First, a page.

If you are someone who thrives on chaos, you will find yourself firmly in your element as holiday events ensue. While I can quite happily join the holiday hustle, starting early gives me more time for personal gifting and enduring memory making.
Chaos Never Dies Day is also known as National Chaos Never Dies Day in the United States.
Information on this and many more fun holidays go to https://www.timeanddate.com/holidays/fun/chaos-never-dies-day
Are you familiar with the saying “common sense is not that common”? Celebrate this rarely used quality on November 4, Common Sense Day.
My favorite saying is
Common sense is a flower that does not grow in everyone’s garden.
As you watch the news, surf the internet, or simply read the latest Google headlines, I’m sure most if us have shook our heads, laughed, or the phrase “Really” a utured out loud. Common sense has become both more talked about and something becoming more lacking in encounters every day.
Growing up this skill was taught along with lots of practical skills for life. Our parents taught us about real world living do we could grow and mature into responsible adults. Today the news is filled with stunning examples where for some reason this was missed. Is it because we’ve become more focused on technology? I’d like to think no, however the wealth of young adults lacking these skills that are entering the world should give serious reservations about humanities future.
While this is meant to be a fun holiday, recognize that these skills are being lost at an alarming rate. Have you ever worked with someone who threw away an article of clothing because it’s missing a button? I have.
The date coincides with the birth date of actor Will Rogers who was thought to have coined this phrase.
Most important try to teach it to those around you. They may not say it today, but their future selves will likely thank you for it.
“Columbus sailed the ocean blue in 1492”. We learned this line in early school days. There has been quite the debate about if he discovered America. Some say as he only reached the island of Bahamas it doesn’t count. Others argue that he was not the first here. What ever the case may be for a lot of us its a three day weekend!
Columbus Day 2019 is an annual federal American holiday that occurs on the second Monday in October each year. Columbus Day 2019 is a day that commemorates the arrival of Christopher Columbus in the Americas and his discovery of America on October 12, 1492.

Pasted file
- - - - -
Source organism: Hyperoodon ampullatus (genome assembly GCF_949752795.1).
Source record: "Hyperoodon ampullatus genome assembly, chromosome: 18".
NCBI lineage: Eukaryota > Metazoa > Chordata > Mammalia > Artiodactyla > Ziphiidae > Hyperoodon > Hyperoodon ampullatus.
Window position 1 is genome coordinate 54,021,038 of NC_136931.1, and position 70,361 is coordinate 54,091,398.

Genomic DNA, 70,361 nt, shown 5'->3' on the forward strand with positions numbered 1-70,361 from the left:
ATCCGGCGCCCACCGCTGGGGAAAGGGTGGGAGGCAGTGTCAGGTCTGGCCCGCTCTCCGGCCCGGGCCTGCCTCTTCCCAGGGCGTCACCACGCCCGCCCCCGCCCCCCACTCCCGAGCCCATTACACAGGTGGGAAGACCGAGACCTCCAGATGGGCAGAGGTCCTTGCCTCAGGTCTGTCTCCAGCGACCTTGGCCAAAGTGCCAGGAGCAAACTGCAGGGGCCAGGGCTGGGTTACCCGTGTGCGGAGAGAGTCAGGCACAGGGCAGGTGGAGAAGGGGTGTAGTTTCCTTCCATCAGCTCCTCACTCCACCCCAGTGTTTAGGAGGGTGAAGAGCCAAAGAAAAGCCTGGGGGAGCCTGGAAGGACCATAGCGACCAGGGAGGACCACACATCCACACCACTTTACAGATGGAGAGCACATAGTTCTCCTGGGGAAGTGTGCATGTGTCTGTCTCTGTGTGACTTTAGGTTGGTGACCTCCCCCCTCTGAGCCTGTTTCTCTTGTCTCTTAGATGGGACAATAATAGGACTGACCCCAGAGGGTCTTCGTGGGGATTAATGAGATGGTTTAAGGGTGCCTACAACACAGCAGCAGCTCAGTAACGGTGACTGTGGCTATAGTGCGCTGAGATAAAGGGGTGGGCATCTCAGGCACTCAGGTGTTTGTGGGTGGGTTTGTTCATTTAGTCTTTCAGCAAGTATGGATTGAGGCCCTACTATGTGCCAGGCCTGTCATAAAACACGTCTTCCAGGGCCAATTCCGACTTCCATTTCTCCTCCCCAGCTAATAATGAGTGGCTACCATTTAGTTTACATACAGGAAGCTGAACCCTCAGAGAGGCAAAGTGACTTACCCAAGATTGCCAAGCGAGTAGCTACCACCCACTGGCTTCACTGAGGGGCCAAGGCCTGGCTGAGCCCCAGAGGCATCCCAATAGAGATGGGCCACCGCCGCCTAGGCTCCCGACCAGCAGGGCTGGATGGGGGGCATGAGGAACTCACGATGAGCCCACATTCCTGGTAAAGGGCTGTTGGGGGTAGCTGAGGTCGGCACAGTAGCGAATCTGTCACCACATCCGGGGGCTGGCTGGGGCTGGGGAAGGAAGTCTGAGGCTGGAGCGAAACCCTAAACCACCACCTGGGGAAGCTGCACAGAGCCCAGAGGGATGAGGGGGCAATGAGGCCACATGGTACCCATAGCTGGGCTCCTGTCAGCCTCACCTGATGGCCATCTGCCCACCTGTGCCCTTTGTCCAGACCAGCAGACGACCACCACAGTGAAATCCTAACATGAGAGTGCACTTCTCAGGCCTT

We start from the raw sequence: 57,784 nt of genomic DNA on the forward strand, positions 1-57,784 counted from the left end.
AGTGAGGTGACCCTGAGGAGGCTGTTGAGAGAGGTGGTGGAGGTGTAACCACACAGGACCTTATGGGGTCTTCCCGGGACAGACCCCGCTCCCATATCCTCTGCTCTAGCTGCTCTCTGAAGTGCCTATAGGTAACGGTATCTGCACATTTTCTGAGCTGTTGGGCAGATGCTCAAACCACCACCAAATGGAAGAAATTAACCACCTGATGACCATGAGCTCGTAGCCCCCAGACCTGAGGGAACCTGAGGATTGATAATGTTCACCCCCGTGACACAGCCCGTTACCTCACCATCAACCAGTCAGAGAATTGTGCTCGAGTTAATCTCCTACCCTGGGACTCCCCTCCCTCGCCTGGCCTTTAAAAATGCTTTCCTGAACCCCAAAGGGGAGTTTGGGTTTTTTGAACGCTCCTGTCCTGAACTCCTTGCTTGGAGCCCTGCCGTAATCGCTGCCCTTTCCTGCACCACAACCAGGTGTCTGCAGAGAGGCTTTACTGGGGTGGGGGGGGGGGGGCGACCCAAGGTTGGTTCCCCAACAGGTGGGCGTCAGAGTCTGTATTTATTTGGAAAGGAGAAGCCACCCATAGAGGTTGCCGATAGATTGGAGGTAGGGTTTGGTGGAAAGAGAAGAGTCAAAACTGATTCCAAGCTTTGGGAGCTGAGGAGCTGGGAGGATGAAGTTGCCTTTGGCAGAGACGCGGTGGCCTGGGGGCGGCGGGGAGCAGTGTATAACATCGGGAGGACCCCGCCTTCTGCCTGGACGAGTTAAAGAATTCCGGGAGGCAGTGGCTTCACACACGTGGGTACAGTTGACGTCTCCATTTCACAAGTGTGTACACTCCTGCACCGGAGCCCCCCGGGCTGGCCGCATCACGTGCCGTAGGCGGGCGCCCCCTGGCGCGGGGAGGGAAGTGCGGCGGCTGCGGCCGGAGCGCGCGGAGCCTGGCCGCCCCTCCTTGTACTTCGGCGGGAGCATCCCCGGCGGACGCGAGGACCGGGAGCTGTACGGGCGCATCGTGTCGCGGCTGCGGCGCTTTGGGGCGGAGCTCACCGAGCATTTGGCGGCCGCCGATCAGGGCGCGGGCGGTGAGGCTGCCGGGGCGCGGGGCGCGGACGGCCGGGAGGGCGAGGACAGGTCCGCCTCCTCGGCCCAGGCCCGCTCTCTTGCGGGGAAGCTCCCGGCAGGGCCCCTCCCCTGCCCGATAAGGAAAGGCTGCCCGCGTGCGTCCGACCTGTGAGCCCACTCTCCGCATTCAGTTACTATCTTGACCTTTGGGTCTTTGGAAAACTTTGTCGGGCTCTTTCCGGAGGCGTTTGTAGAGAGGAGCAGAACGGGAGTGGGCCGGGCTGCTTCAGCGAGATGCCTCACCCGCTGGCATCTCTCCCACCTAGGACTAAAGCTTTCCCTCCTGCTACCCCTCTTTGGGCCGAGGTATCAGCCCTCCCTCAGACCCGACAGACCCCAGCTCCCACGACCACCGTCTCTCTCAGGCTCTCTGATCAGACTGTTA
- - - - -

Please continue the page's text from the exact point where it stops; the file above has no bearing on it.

People, throughout the world, have celebrated Columbus’s voyage since the colonial period. Historically, the Italian-born explorer set sail in August, 1492. He intended to chart a western sea route to China, India and the renowned gold and Spice Islands of Asia; instead, he landed in the Bahamas, becoming the first European to explore the Americas since the Vikings set up colonies in Greenland and Newfoundland during the 10th century. Columbus Day became an official state holiday in Colorado in 1906, and later became a federal holiday in the United States by proclamation of President Franklin D. Roosevelt in 1937.
The date on which Columbus arrived in the Americas is also celebrated as the Day of the Race (Día de la Raza) in Latin America and some Latino communities in the United States. Columbus Day 2019 celebrations are known to be controversial because the settlement of Europeans in the Americas led to the deaths of a very large proportion of the Native American people.
It has been argued that this was a direct result of Columbus’ actions. It is clear that the arrival of the European settlers led to the demise of a large proportion of the history and culture of the indigenous peoples of the Americas. It has also been argued that Columbus should not be honoured for discovering North America, as he only went as far as some islands in the Caribbean and never got as far as mainland America.
What ever else it gives many a three day weekend. If you’re not sleeping in or relaxing at home perhaps you hitting the retail savings offered on this weekend. While federal holidays are observed by lots of businesses, retail is not one of them.
There will be great sales on mattresses, clothing, and tv’s. So if you’re looking to save try one of these sales. From Amazon to Macy’s, Best Buy, JCPenney, Walmart, and lots of others. You can even get a good jump start on your holiday shopping before Black Friday.
Traditionally, celebrations of Columbus Day 2019 include lessons about Christopher Columbus and his voyage at schools. Throughout the United States, Columbus Day 2019 has evolved into a celebration of Italian-American heritage. Communities host parades and street fairs with colourful costumes, music and Italian food. In many cities and towns that honour indigenous peoples on this holiday hold activities such as traditional dance and lessons about Native American culture.